Gilligan from Wake Forest, NC
A little bump on Gilligan's nose turned out to be a big problem - a mast cell tumor.
Vet Bill: $8,480
Even veterinarians can't completely protect their pets from getting sick or injured. Such is the case of Gilligan, a 10-year-old Jack Russell Terrier Embraced by David and Summer of Wake Forest, NC. While a tiny bump on Gillian's nose didn't seem like a big issue, they still had it checked out. The diagnosis was a much bigger deal than they expected.
David shares Gilligan's story:
"Gilligan is a ten year old Jack Russell mix and is the glue for our pack: he's happy to play with any of the other dogs, including his big sister, an 80 pound German shepherd. Summer, who is a veterinarian herself, turned to me one day in December and said she was worried that Gilligan's muzzle looked swollen on the right side. I consider myself detail-oriented, but I really thought a lump so small couldn't be anything serious. I was mistaken. Summer brought Gilligan to work and a fellow doctor examined him. She agreed that it would be prudent to aspirate the swollen spot just to be safe. The next day, Summer called me from work to say Gilligan had cancer: a mast cell tumor was growing in his muzzle.
We normally decorate for the holidays and send cards. Instead, we turned our attention to Gilligan as we waited for his oncology appointment at the North Carolina State University Veterinary Hospital. Before his workup at oncology, we called Embrace to confirm that the exam, lab work, and CT scan would be covered by our policy. The "Embracers" we spoke to on the phone were very supportive and reassuring. Unfortunately, reading up about Gilligan's cancer was less so: a tumor in the muzzle meant that it was going to be more aggressive and challenging to treat.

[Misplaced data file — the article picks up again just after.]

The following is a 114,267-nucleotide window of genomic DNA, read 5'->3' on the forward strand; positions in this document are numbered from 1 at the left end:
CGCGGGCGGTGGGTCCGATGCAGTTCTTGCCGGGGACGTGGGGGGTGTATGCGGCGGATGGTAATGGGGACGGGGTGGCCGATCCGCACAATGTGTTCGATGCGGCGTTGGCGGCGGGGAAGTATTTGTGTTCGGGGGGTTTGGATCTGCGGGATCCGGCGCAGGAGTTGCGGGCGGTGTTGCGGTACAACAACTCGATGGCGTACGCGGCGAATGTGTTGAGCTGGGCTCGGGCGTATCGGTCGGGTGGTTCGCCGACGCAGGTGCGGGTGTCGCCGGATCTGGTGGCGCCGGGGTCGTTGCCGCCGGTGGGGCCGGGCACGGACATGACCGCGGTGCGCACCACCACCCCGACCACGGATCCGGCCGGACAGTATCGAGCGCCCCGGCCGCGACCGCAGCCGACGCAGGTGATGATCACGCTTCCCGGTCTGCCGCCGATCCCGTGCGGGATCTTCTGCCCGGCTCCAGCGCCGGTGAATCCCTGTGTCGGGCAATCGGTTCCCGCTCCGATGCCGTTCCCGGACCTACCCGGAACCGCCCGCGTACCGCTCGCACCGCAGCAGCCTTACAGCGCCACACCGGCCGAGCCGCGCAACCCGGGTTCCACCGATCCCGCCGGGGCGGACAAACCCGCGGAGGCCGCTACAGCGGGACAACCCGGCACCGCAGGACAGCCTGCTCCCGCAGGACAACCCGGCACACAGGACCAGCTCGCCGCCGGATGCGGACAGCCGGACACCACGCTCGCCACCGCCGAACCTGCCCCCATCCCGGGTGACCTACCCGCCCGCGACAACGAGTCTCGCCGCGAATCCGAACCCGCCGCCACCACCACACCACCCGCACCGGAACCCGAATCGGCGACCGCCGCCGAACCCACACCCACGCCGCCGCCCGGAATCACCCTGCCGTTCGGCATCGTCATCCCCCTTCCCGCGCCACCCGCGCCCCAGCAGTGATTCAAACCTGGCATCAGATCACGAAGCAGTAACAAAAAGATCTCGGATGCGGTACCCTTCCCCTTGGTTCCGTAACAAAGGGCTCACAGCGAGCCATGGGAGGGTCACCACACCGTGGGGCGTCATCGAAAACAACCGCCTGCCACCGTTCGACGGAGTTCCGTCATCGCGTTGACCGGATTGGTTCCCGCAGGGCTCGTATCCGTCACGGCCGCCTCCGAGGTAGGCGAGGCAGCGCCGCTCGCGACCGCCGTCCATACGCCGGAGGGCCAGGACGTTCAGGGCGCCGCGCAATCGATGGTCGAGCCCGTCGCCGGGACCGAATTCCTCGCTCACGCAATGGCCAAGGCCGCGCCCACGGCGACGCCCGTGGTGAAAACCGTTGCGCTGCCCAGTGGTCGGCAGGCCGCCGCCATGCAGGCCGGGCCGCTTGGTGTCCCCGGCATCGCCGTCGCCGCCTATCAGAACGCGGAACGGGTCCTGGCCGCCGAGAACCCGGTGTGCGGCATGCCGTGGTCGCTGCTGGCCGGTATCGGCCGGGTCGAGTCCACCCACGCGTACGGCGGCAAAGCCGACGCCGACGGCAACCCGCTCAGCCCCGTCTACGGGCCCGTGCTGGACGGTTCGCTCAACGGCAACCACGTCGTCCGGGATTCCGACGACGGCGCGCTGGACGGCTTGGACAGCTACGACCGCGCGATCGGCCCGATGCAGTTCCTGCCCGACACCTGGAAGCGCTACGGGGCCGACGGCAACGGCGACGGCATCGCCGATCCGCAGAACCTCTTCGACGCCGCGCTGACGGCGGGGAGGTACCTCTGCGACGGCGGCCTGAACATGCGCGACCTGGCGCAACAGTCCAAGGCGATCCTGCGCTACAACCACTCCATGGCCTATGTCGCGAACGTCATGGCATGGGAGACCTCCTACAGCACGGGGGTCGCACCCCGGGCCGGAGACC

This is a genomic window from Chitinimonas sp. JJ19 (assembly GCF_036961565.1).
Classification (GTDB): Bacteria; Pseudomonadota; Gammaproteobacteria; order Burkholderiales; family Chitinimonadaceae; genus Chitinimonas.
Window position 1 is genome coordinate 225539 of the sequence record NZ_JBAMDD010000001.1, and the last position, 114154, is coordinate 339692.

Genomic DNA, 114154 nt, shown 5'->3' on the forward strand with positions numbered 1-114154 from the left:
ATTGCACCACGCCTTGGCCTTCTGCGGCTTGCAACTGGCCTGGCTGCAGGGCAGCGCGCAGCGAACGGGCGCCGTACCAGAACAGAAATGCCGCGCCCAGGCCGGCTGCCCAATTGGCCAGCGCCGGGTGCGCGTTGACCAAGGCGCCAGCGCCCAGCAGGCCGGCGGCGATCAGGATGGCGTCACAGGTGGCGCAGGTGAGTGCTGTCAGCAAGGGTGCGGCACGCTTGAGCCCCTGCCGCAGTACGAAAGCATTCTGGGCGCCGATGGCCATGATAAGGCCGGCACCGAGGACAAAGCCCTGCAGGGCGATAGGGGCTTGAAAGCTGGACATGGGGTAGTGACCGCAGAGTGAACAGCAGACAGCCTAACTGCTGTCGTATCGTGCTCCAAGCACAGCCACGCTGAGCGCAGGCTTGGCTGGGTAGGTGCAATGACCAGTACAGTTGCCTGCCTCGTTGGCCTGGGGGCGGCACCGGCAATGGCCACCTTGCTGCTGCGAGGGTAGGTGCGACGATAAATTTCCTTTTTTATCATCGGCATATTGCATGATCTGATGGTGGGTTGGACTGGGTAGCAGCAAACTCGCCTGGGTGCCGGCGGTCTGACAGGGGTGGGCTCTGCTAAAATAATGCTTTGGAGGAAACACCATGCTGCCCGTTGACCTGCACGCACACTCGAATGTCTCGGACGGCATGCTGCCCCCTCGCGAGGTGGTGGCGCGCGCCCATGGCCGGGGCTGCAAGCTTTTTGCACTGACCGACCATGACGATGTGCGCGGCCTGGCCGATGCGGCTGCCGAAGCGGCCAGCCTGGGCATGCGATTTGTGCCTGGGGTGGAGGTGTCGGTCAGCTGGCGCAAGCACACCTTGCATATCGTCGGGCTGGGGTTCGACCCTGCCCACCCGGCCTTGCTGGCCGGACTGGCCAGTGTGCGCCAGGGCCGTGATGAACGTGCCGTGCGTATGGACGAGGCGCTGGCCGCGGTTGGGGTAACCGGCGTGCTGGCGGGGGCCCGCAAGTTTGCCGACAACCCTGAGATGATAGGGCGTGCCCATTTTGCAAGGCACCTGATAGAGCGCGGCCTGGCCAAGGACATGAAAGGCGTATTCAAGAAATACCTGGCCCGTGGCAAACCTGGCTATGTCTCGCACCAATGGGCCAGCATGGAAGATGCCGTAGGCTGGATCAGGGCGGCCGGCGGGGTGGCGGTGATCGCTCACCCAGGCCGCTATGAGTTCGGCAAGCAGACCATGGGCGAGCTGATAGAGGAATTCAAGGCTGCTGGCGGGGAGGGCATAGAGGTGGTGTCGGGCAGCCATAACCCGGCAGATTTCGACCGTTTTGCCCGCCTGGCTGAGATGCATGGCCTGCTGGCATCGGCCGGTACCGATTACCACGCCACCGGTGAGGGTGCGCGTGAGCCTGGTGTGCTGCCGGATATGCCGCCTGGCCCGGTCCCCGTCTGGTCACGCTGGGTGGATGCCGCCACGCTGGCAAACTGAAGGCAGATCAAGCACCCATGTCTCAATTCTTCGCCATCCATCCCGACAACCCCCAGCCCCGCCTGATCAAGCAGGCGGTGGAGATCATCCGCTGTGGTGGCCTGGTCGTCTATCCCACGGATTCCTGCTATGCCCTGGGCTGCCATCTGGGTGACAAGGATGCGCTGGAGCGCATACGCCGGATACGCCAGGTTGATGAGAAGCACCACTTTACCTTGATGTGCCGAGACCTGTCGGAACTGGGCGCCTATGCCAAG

Doctors at NC State ruled out surgery and proposed a treatment plan: chemotherapy to shrink the tumor followed by sixteen days of radiation treatments. We were cautioned this would be a multi-month process, the side effects from radiation could be challenging, and the cost would be significant. I was anxious about Gilligan's diagnosis and treatment, but it was a comfort that money was the least of my worries. I think all pet owners want to do right by their animals, but without insurance, it can be really difficult to follow through on that desire when confronted with the costs. Summer often says, "vet med is expensive," and she recommends to her clients follow our example and get insurance for their pets. Gilligan's cancer was found early, and he is a happy and resilient middle-aged dog, so we wanted to give him a chance to have a long life; insurance allowed us to say "yes" to the treatment.
I wouldn't have guessed that chemo is approached so differently with pets: the side effects are minimal. Throughout the first weeks of this year, I took Gilligan in regularly for his treatments and watched as muzzle shrank back to its normal size. On February second, Gilligan had his first dose of radiation. Unlike chemo, radiation really took its toll on everyone. Between the long drives to the NC State, keeping Gilligan comfortable when he came home in the afternoon, making sure that he received his nine medications through new and tasty means after he became indifferent toward pill pockets, cleaning up his after drool (a side effect of radiation) that he left behind everywhere-- including our bed--and the sleepless nights caused by his constant, discomforted shifting around, we were emotionally and physically exhausted. While it was a difficult month for all of us to get through, radiation offered Gilligan his only chance as a true cure.
Today, Gilligan has lost all of the fur on his muzzle, and he continues to eat wet food because his mouth hasn't quite healed, but his energy has come back, and his adoring fans at NC State have remarked about how happy and wiggly he is whenever he's in their care. While it is frustrating not to know if he's cured--we just have to wait and see if his cancer comes back--we know that we have done our best by him and are elated that he is in complete remission! Insuring our dog so that he could get the cancer treatment he needs was the best decision we've made as pet parents, followed by testing what looked like harmless swelling in Gilligan's muzzle. I hope that this helps reassure those who have Embrace that they've made a good choice for their pets, and encourages those on the fence to get a policy for their beloved fur kids."
Gilligan’s Claim Refund
|Actual Vet Bill||$8,479.99|
|Total Embrace Reimbursement||$6,023.98|